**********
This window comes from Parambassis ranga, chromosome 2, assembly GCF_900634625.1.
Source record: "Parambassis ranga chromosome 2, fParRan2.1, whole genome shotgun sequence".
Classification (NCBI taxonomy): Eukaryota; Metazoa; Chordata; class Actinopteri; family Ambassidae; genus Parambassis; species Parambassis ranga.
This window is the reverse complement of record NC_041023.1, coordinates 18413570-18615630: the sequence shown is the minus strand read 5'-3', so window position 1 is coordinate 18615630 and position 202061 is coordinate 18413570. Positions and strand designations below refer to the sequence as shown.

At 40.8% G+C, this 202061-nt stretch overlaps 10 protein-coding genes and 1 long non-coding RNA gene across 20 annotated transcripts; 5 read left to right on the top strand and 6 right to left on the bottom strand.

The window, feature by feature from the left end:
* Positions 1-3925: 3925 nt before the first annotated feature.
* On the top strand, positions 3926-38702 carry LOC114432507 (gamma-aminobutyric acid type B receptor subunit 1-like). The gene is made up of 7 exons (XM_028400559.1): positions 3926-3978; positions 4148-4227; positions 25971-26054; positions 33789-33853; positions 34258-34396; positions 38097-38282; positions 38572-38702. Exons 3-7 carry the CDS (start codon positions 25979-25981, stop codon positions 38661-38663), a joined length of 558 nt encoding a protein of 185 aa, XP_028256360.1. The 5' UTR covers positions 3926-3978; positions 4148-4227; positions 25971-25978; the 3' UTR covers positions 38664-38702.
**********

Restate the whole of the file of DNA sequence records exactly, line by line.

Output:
This window comes from Parambassis ranga, chromosome 2, assembly GCF_900634625.1.
Source record: "Parambassis ranga chromosome 2, fParRan2.1, whole genome shotgun sequence".
Classification (NCBI taxonomy): Eukaryota; Metazoa; Chordata; class Actinopteri; family Ambassidae; genus Parambassis; species Parambassis ranga.
This window is the reverse complement of record NC_041023.1, coordinates 18413570-18615630: the sequence shown is the minus strand read 5'-3', so window position 1 is coordinate 18615630 and position 202061 is coordinate 18413570. Positions and strand designations below refer to the sequence as shown.

At 40.8% G+C, this 202061-nt stretch overlaps 10 protein-coding genes and 1 long non-coding RNA gene across 20 annotated transcripts; 5 read left to right on the top strand and 6 right to left on the bottom strand.

The window, feature by feature from the left end:
* Positions 1-3925: 3925 nt before the first annotated feature.
* On the top strand, positions 3926-38702 carry LOC114432507 (gamma-aminobutyric acid type B receptor subunit 1-like). The gene is made up of 7 exons (XM_028400559.1): positions 3926-3978; positions 4148-4227; positions 25971-26054; positions 33789-33853; positions 34258-34396; positions 38097-38282; positions 38572-38702. Exons 3-7 carry the CDS (start codon positions 25979-25981, stop codon positions 38661-38663), a joined length of 558 nt encoding a protein of 185 aa, XP_028256360.1. The 5' UTR covers positions 3926-3978; positions 4148-4227; positions 25971-25978; the 3' UTR covers positions 38664-38702.